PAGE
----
The Power is Now

Schools play a vital role in ensuring equitable recovery from the pandemic for our kids

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The COVID-19 pandemic has caused profound changes in people all across the world. Education system disruptions during the last year have already resulted in significant losses and inequities in learning. While all efforts to deliver remote training are commendable, they have proven to be a poor substitute for face-to-face learning. The affected children’s future wages, school closures, and the ensuing disruptions to school participation and learning are expected to cost $10 trillion. However, schools have a vital role to play in ensuring equitable recovery for our kids.

The insights that schools have into their communities’ most pressing needs should serve as the foundation for long-term investment that produces the best learning conditions for children. Recovery funding should be responsive to local needs and long-term in nature.

Students’ physical, social, and mental health needs should be addressed. As the virus spreads, kids and families will want assistance in meeting basic necessities and dealing with issues ranging from worry to trauma caused by major life disruptions.

Students are unable to achieve their academic potential without socioemotional and mental health care, according to research. States and districts should increase access to mental health services in schools, including school nurses and counseling programs. They can also work with community organizations to help families who are underprivileged.

Roles of Schools in Recovery

Schools also play an important role in assuring the supply of basic health services, as well as protection and psychosocial support, all over the world. As a result, school closures have harmed children’s general well-being and development, not simply their academic performance. Students will require individualized and ongoing support to help them adjust and catch up following the pandemic.

All children and youth have returned to school and are receiving the individualized services they require to satisfy their educational, health, psychological, and other requirements. School closures have posed a threat to children’s learning, nutrition, mental health, and general development. Closed schools also make child protection screening and delivery more challenging. Some students, particularly girls, are on the verge of dropping out.

Schools will support the design and implementation of large-scale remedial learning at various levels of education, launch an open-access, adaptable learning assessment tool that measures learning losses and identifies learners’ needs, and support the design and implementation of digital transformation plans that include infrastructure and ways to use digital technology to accelerate the development of foundational literacy and numeracy skills. Using digital tools to teach core abilities could supplement instructors’ efforts in the classroom and better prepare students for future digital learning.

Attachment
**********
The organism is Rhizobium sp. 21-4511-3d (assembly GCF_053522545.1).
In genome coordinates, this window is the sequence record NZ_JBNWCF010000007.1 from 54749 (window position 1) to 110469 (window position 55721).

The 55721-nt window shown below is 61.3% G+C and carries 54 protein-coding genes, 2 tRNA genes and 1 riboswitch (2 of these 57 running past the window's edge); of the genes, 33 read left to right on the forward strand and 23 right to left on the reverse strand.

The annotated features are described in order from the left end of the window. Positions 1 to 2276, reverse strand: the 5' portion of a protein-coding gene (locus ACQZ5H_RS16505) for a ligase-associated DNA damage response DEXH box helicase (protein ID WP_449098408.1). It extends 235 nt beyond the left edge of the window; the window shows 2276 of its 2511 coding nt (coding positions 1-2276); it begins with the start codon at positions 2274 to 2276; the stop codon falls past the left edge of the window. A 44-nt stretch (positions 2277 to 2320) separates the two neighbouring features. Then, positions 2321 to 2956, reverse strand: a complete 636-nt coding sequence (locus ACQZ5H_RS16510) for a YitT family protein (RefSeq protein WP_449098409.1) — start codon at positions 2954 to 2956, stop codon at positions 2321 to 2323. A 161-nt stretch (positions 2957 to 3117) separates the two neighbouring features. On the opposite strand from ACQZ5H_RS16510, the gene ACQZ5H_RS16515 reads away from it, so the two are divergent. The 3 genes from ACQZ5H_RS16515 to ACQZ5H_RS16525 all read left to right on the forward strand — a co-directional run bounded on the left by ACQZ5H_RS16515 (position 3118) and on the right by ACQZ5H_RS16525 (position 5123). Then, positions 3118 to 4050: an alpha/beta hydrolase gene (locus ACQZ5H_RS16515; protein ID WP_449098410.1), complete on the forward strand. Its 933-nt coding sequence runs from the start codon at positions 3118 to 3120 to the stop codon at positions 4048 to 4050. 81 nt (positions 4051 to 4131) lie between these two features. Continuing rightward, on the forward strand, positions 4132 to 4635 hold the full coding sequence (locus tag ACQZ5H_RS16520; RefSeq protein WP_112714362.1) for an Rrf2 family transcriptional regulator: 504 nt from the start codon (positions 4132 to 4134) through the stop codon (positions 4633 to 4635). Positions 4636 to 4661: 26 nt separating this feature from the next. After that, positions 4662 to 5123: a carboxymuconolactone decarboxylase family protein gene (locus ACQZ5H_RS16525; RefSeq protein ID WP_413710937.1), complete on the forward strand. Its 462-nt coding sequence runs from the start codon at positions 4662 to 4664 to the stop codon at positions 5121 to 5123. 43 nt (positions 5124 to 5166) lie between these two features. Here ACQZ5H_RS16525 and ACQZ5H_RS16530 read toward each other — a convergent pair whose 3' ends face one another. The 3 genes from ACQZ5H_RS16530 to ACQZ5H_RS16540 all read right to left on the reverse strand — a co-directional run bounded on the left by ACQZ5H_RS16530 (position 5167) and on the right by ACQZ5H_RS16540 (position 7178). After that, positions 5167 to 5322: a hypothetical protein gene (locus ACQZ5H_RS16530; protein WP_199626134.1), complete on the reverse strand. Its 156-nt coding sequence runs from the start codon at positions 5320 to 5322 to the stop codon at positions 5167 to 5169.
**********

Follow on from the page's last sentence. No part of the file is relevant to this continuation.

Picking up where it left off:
Schools will play a significant role in creating a well-planned, inclusive, gender-responsive, monitored, accountable education action plan that will prioritize student experience while creating safe and inclusive learning settings. Education initiatives can help with public health prevention and recovery while also minimizing the impact on students and learning. All of this must be taken into account when planning, especially throughout the coping and recovery period of our kids.

It’s also worth emphasizing that schools has the ability to help protect children and teens by assisting them in coping with or maintaining some sense of normalcy during a crisis and recovering more quickly, hopefully with some useful new abilities which include; acquiring distance learning skills and deeper digital mastery where applicable. Schools are significant to the development of our kids, especially in promoting equitable recovery for kids regardless of their gender, color, or financial status. Governments and families need to support schools in aiding a more equitable recovery for all kids in the States and the world at large.

About The Power Is Now Media

The Power Is Now Media is an online multimedia company founded in 2009 by Eric L. Frazier, MBA, and its headquarter is in Riverside, California. We advocate for homeownership, wealth building, and financial literacy for low to moderate-income and minority communities. The Power Is Now Media corporate office is located at 3739 6th Street Riverside, CA 92501. Ph: 800-401-8994 Website: www.thepowerisnow.com.

Published by Eric Lawrence Frazier, MBA.

References

https://www.brookings.edu/blog/brown-center-chalkboard/2021/10/13/to-help-students-recover-from-the-pandemic-education-leaders-must-prioritize-equity-and-evidence/

https://www.brookings.edu/podcast-episode/advancing-best-practices-for-just-covid-19-relief-and-recovery-efforts/

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